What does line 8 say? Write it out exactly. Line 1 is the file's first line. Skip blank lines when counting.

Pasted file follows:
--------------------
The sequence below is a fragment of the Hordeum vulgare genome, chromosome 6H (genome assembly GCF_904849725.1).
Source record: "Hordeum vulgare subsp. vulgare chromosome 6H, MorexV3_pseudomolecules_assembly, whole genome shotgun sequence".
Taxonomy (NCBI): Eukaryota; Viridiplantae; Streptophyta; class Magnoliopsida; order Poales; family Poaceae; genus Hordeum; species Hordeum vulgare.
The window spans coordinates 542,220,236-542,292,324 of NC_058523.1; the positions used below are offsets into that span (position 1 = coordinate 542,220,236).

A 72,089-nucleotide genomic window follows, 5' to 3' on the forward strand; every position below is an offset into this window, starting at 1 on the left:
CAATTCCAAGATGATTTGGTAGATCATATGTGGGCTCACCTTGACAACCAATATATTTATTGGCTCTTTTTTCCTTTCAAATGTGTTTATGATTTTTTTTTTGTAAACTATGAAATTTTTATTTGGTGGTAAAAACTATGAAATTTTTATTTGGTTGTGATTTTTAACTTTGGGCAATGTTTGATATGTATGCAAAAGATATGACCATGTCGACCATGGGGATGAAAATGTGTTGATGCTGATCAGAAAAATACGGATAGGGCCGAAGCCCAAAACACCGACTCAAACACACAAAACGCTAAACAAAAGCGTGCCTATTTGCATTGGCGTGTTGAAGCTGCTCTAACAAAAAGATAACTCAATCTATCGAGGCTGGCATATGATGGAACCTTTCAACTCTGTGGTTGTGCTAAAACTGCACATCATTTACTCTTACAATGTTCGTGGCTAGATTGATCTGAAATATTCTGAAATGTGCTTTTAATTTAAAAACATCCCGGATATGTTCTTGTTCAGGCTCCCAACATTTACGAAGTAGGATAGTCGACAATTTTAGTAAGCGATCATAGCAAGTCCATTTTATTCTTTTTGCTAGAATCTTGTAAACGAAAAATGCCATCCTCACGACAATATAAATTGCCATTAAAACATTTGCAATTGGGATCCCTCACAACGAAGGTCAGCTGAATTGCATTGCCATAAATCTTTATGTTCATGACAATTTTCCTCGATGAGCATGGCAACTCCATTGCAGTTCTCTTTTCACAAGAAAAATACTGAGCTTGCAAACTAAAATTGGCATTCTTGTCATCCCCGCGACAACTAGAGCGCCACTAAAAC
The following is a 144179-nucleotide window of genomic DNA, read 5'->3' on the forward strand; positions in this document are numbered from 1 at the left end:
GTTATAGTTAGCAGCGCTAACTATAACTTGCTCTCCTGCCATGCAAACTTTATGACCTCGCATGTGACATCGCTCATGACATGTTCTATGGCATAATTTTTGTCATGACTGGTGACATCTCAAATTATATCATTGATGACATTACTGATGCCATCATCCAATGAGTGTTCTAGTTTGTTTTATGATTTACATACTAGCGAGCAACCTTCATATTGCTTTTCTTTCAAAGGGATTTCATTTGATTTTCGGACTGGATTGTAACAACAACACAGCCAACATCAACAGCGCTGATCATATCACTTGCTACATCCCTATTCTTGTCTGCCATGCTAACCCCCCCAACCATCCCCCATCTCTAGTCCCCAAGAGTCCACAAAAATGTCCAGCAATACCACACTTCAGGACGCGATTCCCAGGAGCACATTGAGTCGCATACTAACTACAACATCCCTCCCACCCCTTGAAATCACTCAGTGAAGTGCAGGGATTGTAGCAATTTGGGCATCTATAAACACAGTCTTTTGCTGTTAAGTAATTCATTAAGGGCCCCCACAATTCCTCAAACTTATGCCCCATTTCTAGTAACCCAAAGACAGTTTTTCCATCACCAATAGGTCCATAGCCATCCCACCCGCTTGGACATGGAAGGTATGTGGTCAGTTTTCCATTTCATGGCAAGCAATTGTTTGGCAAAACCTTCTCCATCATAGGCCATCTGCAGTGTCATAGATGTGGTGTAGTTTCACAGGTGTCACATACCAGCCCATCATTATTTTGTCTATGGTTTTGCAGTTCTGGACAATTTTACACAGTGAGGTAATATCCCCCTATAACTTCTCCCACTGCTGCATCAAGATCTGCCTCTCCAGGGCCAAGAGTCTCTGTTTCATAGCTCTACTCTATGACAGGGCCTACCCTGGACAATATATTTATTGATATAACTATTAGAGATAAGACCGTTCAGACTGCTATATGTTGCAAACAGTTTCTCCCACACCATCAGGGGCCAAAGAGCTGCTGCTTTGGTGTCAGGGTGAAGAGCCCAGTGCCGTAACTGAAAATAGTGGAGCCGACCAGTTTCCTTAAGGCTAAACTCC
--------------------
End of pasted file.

GTTATAGTTAGCAGCGCTAACTATAACTTGCTCTCCTGCCATGCAAACTTTATGACCTCGCATGTGACATCGCTCATGACATGTTCTATGGCATAATTTTTGTCATGACTGGTGACATCTCAAATTATATCATTGATGACATTACTGATGCCATCATCCAATGAGTGTTCTAGTTTGTTTTATGATTTACATACTAGCGAGCAACCTTCATATTGCTTTTCTTTCAAAGGGATTTCATTTGATTTTCGGACTGGATTGTAACAACAACACAGCCAACATCAACAGCGCTGATCATATCACTTGCTACATCCCTATTCTTGTCTGCCATGCTAACCCCCCCAACCATCCCCCATCTCTAGTCCCCAAGAGTCCACAAAAATGTCCAGCAATACCACACTTCAGGACGCGATTCCCAGGAGCACATTGAGTCGCATACTAACTACAACATCCCTCCCACCCCTTGAAATCACTCAGTGAAGTGCAGGGATTGTAGCAATTTGGGCATCTATAAACACAGTCTTTTGCTGTTAAGTAATTCATTAAGGGCCCCCACAATTCCTCAAACTTATGCCCCATTTCTAGTAACCCAAAGACAGTTTTTCCATCACCAATAGGTCCATAGCCATCCCACCCGCTTGGACATGGAAGGTATGTGGTCAGTTTTCCATTTCATGGCAAGCAATTGTTTGGCAAAACCTTCTCCATCATAGGCCATCTGCAGTGTCATAGATGTGGTGTAGTTTCACAGGTGTCACATACCAGCCCATCATTATTTTGTCTATGGTTTTGCAGTTCTGGACAATTTTACACAGTGAGGTAATATCCCCCTATAACTTCTCCCACTGCTGCATCAAGATCTGCCTCTCCAGGGCCAAGAGTCTCTGTTTCATAGCTCTACTCTATGACAGGGCCTACCCTGGACAATATATTTATTGATATAACTATTAGAGATAAGACCGTTCAGACTGCTATATGTTGCAAACAGTTTCTCCCACACCATCAGGGGCCAAAGAGCTGCTGCTTTGGTGTCAGGGTGAAGAGCCCAGTGCCGTAACTGAAAATAGTGGAGCCGACCAGTTTCCTTAAGGCTAAACTCC